The legislative framework is about to move and take into account the growing use of technology in sport. Last summer, for example, the NBA established rules in a collective agreement that data collected by athletes during training cannot be used in contract negotiations. There remains concern of many American athletes, however, about how their personal and biometric data could be used with these devices could be used one day. SportTechie, a site that aggregated messages about the intersection between sport and technology, evaluated the hacking news and wrote: ASADA declined to comment on ABC News on how often the tool was used. According to SportTechie.com, the ASADA contract offers the ability to “easily bypass type, password or PIN blocking and overcome encryption challenges” in order to extract information (and potential evidence) from a smartphone, as indicated by a product description on Cellebrite`s website. The company promises to help customers access data “live, hidden and even erased from smartphones, mobile phones, tablets, drives, GPS, SIM cards, smartwatches, mass storage devices, drones and more.” Nigel Phair, director of the Centre for Internet Security, told ABC News: “There is so much information that is stored on a mobile device. There`s geolocation data, there`s web browsing, there`s email, there`s instant messaging, there`s social media,” he said. In an interview with abc this week, Deakin University Criminology Professor Dr. Adam Molnar said he was concerned about the potential of “Scope Creep” when it comes to “getting off the shelf” hacking tools.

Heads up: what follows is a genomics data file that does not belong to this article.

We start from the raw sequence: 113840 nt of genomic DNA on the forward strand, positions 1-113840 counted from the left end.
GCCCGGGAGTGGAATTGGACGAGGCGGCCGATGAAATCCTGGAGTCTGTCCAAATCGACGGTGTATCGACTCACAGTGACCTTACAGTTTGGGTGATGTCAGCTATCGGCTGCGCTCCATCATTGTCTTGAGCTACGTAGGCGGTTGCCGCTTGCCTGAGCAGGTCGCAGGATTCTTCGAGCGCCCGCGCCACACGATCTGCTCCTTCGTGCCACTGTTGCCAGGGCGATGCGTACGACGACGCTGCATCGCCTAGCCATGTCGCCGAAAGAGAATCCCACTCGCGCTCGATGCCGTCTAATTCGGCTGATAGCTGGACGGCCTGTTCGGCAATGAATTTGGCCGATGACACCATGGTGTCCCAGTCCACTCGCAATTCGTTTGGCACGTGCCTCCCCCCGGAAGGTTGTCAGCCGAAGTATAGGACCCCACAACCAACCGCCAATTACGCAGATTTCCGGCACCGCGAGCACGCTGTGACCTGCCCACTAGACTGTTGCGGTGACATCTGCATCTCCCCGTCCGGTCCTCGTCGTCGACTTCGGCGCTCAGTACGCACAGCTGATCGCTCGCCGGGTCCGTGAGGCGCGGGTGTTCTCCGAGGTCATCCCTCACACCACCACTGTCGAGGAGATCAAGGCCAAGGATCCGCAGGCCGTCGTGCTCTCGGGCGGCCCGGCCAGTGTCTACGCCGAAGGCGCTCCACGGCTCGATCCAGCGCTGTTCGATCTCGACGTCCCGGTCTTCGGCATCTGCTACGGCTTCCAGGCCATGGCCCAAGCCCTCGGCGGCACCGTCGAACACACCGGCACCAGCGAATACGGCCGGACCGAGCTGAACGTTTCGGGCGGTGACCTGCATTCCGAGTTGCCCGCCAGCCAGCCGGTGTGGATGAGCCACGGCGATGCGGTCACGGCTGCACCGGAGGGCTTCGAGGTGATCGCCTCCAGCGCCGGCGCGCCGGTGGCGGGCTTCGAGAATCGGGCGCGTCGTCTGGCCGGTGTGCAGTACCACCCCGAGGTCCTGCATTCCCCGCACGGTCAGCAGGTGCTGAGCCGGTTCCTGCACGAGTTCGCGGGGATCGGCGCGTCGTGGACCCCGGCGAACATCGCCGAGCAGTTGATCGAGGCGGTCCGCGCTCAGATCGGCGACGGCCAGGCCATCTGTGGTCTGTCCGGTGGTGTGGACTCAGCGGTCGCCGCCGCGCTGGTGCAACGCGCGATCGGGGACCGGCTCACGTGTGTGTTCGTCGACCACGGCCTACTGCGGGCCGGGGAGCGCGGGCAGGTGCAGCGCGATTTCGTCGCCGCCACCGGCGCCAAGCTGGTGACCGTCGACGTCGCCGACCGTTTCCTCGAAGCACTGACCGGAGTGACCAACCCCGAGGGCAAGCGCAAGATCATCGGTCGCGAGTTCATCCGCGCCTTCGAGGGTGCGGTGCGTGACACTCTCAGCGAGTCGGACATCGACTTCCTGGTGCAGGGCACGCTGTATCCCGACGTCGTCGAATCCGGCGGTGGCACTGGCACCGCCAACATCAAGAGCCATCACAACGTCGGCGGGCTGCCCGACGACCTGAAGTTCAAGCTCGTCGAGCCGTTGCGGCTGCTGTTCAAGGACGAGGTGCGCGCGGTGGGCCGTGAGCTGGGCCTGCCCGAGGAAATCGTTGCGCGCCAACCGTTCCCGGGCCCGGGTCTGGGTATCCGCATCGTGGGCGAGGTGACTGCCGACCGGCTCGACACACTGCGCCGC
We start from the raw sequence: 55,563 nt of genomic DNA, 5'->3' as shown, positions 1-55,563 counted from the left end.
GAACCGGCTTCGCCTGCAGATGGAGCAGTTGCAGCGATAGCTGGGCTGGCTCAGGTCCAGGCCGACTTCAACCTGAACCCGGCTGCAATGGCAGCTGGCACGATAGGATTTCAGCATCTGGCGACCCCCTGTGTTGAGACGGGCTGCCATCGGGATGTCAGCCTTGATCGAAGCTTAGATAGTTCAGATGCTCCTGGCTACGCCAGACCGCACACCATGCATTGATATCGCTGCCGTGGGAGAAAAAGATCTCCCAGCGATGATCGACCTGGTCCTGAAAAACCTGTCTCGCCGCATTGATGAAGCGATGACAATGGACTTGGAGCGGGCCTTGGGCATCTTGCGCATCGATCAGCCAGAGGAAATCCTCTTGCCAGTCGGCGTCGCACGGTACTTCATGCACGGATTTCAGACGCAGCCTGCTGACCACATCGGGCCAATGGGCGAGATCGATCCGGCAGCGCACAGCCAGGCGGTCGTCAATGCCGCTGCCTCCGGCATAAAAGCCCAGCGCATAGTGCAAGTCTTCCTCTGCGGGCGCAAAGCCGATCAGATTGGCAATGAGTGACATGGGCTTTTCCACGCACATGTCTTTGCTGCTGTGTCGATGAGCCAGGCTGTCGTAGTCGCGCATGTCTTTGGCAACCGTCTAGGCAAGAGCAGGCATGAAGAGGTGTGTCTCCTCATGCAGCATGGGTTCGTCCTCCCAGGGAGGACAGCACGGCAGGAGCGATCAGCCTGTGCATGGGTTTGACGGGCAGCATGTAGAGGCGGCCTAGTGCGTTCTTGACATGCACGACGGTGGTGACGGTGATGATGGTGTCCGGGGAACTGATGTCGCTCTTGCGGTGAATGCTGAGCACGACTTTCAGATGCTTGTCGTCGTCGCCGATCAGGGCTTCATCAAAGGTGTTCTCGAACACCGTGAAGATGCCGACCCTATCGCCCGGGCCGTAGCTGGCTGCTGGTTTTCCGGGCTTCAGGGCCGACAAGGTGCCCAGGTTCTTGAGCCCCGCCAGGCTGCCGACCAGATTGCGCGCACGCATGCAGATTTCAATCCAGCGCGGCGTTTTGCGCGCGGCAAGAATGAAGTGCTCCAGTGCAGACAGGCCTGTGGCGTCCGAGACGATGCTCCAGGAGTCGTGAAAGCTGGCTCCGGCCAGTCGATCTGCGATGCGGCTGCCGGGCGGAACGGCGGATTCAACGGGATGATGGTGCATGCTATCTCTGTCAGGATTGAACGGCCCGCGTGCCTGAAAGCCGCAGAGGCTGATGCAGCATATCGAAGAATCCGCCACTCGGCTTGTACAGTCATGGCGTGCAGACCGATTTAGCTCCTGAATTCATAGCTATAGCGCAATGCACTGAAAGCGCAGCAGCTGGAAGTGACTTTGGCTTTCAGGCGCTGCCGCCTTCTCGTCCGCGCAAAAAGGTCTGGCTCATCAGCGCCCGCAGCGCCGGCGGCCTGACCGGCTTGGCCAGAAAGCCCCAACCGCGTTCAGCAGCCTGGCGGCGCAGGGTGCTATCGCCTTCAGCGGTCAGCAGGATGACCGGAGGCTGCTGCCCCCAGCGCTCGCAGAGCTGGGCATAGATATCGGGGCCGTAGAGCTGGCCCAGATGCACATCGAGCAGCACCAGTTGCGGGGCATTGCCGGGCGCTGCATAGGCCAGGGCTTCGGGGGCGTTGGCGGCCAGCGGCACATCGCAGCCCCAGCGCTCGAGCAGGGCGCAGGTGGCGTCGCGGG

Athletes in Australia may now have hacked their phones through the Australian Anti-Doping Sports Agency, following a revelation first reported by Australian Broadcasting Corp. “In accordance with Commonwealth Procurement guidelines, ASADA has obtained a 12-month licence from the Australian Anti-Doping Agency to improve its investigative capabilities with digital evidence,” said an ABC News spokesperson. The Register.co.uk reports: “In law enforcement environments, there are telephone crackings in Australia (or with the owner`s permission), which would be an unusual case, because if the owners give their permission, they could simply unlock the phones themselves.” Data protection problems are on the rise, with governments increasingly using technology for policing.